Rahab indeed embodies a contradiction of terms: "a whore with a heart of gold, the harlot who saves the city, the courtesan who sacrifices for her patron." The history of Christian interpretation of Rahab clearly demonstrates that the art of biblical interpretation is not an exact science. Each exegete working through the centuries believed that he or she was reading the biblical text closely. Each struggled to make the ancient story address the concerns or issues of his or her day—addressing perceived lacunas in previous interpretations while raising concerns common to his or her time. Thus via multiple avenues of interpretation, the Bible could speak to those of antiquity and those of every subsequent age.
William L. Lyons, Regent University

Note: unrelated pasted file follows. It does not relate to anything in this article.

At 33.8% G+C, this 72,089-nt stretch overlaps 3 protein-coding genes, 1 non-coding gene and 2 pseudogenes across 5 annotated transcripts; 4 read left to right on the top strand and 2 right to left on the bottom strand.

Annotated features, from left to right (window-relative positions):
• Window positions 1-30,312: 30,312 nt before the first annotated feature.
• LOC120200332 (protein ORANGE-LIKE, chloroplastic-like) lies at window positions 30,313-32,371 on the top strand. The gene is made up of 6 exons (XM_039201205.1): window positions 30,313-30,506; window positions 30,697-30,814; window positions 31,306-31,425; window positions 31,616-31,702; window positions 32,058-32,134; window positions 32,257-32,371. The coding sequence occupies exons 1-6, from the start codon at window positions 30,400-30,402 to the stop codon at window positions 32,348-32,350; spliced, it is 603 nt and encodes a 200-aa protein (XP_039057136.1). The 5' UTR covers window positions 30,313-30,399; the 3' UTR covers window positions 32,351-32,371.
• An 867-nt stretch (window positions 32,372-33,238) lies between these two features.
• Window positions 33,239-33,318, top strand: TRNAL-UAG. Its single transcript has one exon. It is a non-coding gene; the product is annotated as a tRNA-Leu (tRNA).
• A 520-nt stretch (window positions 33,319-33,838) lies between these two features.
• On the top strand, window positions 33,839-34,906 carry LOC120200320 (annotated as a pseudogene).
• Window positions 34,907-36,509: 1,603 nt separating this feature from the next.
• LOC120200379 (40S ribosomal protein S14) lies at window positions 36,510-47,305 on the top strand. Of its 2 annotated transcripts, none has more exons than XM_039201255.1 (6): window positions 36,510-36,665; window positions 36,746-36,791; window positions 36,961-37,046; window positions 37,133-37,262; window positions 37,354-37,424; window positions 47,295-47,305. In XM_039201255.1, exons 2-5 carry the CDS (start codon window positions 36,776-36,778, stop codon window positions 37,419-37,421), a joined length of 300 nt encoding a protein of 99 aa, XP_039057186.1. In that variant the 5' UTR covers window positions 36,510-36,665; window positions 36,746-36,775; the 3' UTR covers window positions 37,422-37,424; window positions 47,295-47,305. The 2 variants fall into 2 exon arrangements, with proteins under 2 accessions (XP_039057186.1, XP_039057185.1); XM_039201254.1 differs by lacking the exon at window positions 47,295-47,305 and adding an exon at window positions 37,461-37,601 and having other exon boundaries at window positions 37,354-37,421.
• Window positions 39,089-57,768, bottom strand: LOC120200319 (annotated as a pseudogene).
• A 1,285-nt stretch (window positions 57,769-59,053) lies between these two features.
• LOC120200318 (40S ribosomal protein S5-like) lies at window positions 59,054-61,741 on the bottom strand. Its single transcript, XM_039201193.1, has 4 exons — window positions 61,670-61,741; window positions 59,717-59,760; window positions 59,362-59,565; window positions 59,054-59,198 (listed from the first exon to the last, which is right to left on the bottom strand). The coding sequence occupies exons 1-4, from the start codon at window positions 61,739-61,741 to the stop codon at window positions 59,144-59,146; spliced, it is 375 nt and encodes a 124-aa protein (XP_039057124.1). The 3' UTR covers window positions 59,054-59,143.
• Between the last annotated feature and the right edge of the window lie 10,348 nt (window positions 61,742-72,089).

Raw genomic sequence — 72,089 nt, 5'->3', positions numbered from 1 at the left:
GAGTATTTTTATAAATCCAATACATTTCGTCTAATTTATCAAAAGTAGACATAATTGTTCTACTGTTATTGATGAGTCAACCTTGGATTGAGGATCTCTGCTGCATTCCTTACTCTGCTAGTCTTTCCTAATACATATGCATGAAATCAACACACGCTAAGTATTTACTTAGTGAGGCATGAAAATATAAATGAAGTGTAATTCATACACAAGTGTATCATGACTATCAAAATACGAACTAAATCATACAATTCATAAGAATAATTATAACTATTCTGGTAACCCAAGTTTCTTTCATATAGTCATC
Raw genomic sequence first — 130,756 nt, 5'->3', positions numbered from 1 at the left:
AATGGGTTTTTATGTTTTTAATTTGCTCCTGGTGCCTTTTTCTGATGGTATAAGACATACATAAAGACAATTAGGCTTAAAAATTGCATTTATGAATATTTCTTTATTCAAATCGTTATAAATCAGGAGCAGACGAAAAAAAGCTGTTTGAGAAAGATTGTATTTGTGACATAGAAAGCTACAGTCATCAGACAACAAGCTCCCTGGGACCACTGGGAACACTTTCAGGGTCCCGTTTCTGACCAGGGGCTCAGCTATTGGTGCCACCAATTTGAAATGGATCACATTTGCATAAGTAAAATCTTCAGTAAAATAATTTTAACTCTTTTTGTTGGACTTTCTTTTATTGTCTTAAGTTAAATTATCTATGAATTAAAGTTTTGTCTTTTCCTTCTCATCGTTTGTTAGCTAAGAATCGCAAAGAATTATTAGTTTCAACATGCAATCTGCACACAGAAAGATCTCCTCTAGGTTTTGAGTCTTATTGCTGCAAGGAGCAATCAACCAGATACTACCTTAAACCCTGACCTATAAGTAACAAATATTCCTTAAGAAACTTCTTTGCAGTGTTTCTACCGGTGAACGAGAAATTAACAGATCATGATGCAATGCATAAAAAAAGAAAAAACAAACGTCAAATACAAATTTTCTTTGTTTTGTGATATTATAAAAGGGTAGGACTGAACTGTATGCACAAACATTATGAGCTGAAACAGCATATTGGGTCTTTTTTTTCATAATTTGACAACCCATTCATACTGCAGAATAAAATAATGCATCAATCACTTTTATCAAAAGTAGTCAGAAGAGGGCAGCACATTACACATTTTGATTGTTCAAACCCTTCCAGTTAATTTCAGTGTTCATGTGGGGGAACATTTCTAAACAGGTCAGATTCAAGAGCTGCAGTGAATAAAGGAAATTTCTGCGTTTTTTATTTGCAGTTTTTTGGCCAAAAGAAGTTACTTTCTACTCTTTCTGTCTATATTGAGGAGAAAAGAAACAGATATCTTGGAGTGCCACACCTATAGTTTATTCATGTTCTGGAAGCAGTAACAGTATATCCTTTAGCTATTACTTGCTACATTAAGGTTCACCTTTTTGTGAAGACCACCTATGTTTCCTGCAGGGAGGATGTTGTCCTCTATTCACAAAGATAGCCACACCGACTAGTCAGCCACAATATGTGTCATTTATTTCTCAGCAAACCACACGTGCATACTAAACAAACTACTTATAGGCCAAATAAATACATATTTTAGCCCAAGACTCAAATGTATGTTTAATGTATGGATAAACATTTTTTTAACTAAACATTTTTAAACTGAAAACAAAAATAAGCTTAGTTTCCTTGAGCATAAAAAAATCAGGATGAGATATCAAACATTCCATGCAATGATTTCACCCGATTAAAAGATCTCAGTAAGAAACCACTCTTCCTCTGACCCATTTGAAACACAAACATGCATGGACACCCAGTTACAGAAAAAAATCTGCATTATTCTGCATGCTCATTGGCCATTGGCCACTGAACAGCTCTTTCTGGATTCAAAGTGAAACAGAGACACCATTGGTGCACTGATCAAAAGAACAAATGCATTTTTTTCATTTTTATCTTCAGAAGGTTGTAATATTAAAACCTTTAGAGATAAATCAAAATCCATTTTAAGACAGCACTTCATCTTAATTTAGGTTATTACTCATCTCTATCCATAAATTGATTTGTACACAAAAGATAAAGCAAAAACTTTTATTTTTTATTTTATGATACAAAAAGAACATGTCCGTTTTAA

Gustave Staal, "Rahab the Harlot" in Great Women of the Bible in Art and Literature (ed. Dorothée Sölle, Joe H. Kirchberger, Herbert Haag, et al.; Grand Rapids: Eerdmans, 1994), 110.
 The narrative makes no comment whatsoever on Rahab's profession (see Philippa Carter, "Joshua" in The IVP Women's Bible Commentary [ed. Catherine Clark Kroeger and Mary J. Evans; Downers Grove: InterVarsity Press, 2002], 116-20).
 Irene Nowell, "Jesus Great-Grandmothers: Matthew's Four and More," Catholic Biblical Quarterly 70 (2008):5-6. Rahab offered the spies h9esed (2:12, trans. "dealt kindly with" NRSV) and then asked for it in return (2:14).
 Mary J. Evans maintains that Rahab is to be understood as a landlady or an innkeeper, an independent business person of political awareness, intelligence, great courage, and spiritual acumen ("Women," in Dictionary of the Old Testament: Historical Books [ed. Bill T. Arnold and H. G. M. Williamson; Downers Grove: InterVarsity Press, 2005], 990).